an animal that mainly eats meat
an animal which directly causes disease in humans. For example, diseases caused by infection of filarial nematodes (elephantiasis and river blindness).
either directly causes, or indirectly transmits, a disease to a domestic animal
Found in coastal areas between 30 and 40 degrees latitude, in areas with a Mediterranean climate. Vegetation is dominated by stands of dense, spiny shrubs with tough (hard or waxy) evergreen leaves. May be maintained by periodic fire. In South America it includes the scrub ecotone between forest and paramo.
having a worldwide distribution. Found on all continents (except maybe Antarctica) and in all biogeographic provinces; or in all the major oceans (Atlantic, Indian, and Pacific.
in deserts low (less than 30 cm per year) and unpredictable rainfall results in landscapes dominated by plants and animals adapted to aridity. Vegetation is typically sparse, though spectacular blooms may occur following rain. Deserts can be cold or warm and daily temperates typically fluctuate. In dune areas vegetation is also sparse and conditions are dry. This is because sand does not hold water well so little is available to plants. In dunes near seas and oceans this is compounded by the influence of salt in the air and soil. Salt limits the ability of plants to take up water through their roots.
animals which must use heat acquired from the environment and behavioral adaptations to regulate body temperature
forest biomes are dominated by trees, otherwise forest biomes can vary widely in amount of precipitation and seasonality.
having a body temperature that fluctuates with that of the immediate environment; having no mechanism or a poorly developed mechanism for regulating internal body temperature.
having the capacity to move from one place to another.
This terrestrial biome includes summits of high mountains, either without vegetation or covered by low, tundra-like vegetation.
found in the oriental region of the world. In other words, India and southeast Asia.
an organism that obtains nutrients from other organisms in a harmful way that doesn't cause immediate death
rainforests, both temperate and tropical, are dominated by trees often forming a closed canopy with little light reaching the ground. Epiphytes and climbing plants are also abundant. Precipitation is typically not limiting, but may be somewhat seasonal.
scrub forests develop in areas that experience dry seasons.
remains in the same area
reproduction that includes combining the genetic contribution of two individuals, a male and a female
living in residential areas on the outskirts of large cities or towns.
uses touch to communicate
that region of the Earth between 23.5 degrees North and 60 degrees North (between the Tropic of Cancer and the Arctic Circle) and between 23.5 degrees South and 60 degrees South (between the Tropic of Capricorn and the Antarctic Circle).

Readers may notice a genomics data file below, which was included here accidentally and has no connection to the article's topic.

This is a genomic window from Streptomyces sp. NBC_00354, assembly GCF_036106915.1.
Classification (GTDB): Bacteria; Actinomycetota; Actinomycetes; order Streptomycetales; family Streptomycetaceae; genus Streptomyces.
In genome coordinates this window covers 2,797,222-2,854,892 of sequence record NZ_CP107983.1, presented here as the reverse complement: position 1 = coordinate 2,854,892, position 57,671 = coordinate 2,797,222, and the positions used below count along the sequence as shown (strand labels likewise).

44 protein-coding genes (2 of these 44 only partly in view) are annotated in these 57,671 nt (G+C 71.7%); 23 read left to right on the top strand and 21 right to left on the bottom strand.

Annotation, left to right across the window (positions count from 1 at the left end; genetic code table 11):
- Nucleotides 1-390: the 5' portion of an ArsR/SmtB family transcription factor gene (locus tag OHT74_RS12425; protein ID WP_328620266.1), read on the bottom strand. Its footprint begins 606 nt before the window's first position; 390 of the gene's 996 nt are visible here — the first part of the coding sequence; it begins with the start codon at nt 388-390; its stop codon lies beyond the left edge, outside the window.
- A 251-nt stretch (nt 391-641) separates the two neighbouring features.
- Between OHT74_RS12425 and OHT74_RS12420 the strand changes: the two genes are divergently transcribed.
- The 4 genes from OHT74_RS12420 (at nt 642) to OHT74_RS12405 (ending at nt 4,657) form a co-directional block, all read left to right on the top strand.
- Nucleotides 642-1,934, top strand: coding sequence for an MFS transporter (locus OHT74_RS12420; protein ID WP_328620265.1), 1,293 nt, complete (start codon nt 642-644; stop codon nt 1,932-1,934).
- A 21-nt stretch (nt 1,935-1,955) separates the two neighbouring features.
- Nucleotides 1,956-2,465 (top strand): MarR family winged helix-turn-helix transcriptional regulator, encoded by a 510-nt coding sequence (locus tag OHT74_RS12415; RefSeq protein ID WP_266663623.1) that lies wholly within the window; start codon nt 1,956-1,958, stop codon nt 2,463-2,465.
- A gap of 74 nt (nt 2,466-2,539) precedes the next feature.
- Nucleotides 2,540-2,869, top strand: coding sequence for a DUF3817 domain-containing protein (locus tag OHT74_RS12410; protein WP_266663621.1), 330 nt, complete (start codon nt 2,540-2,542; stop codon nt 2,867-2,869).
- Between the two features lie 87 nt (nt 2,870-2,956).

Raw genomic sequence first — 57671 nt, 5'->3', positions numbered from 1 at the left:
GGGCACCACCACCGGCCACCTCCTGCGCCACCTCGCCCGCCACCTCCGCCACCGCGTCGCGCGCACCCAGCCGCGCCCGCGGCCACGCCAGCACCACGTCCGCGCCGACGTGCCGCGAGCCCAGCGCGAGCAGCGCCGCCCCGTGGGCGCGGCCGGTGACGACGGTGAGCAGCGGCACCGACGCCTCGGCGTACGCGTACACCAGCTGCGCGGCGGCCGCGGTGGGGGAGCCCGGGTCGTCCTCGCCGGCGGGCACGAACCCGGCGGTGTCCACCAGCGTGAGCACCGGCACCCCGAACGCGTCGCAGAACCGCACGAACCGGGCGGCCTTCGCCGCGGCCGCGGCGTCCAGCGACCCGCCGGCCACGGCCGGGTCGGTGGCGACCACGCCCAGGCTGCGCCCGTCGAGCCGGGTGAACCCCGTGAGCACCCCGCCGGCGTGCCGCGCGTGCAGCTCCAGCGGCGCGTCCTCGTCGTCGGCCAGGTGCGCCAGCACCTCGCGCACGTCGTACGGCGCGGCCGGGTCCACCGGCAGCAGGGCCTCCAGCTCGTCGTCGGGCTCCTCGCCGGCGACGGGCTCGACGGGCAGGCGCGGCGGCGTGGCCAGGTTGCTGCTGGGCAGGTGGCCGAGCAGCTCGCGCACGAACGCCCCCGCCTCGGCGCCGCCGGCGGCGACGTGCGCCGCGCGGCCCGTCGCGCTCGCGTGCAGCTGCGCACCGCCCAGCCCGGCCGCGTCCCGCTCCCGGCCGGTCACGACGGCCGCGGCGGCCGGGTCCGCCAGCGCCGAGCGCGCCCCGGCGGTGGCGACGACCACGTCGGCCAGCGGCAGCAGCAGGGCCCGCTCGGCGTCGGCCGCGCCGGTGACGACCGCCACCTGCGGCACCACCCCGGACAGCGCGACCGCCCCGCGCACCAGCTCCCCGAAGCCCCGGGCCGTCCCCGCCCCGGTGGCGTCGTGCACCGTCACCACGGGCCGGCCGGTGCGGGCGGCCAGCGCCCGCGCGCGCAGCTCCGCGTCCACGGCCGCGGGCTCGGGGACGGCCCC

Living on the ground.
the region of the earth that surrounds the equator, from 23.5 degrees north to 23.5 degrees south.
A terrestrial biome. Savannas are grasslands with scattered individual trees that do not form a closed canopy. Extensive savannas are found in parts of subtropical and tropical Africa and South America, and in Australia.
A grassland with scattered trees or scattered clumps of trees, a type of community intermediate between grassland and forest. See also Tropical savanna and grassland biome.
A terrestrial biome found in temperate latitudes (>23.5° N or S latitude). Vegetation is made up mostly of grasses, the height and species diversity of which depend largely on the amount of moisture available. Fire and grazing are important in the long-term maintenance of grasslands.
A terrestrial biome with low, shrubby or mat-like vegetation found at extremely high latitudes or elevations, near the limit of plant growth. Soils usually subject to permafrost. Plant diversity is typically low and the growing season is short.
living in cities and large towns, landscapes dominated by human structures and activity.
Arambulo, P. 1997. Public health importance of cystic echinococcus in Latin America. Acta Tropica, 67: 113-124.
Brusca, R., G. Brusca. 2003. Invertebrates. Sunderland, Massachusetts: Sinauer Associates, Inc..
Eckert, J., F. Conraths, K. Tackmann. 2000. Echinococcus: an emerging or re-emerging zoonosis. International Journal for Parasitology, 30: 1283-1294.
Kearn, G. 1998. Parasites and the Platyhelminthes. London: Chapman and Hall.
Lightowlers, M., A. Flisser, C. Gauci, D. Heath, O. Jensen. 2000. Vaccination against cysticercosis and hyatid disease. Parasitology Today, 16(5): 191-196.
Ohio State University, 2001. "Echinococcus granulosus" (On-line). Parasites and parasitological Resources. Accessed October 13, 2004 at http://www.biosci.ohio-state.edu/~parasite/echinococcus.html.
Roberts, L., J. Janovy. 2000. Foundations of Parasitology Sixth Edition. New York: McGraw Hill.
Wardle, R., J. McLeod, S. Radinovsky. 1974. Advances in the Zoology of Tapeworms, 1950 - 1970. London and Delhi: Oxford University Press.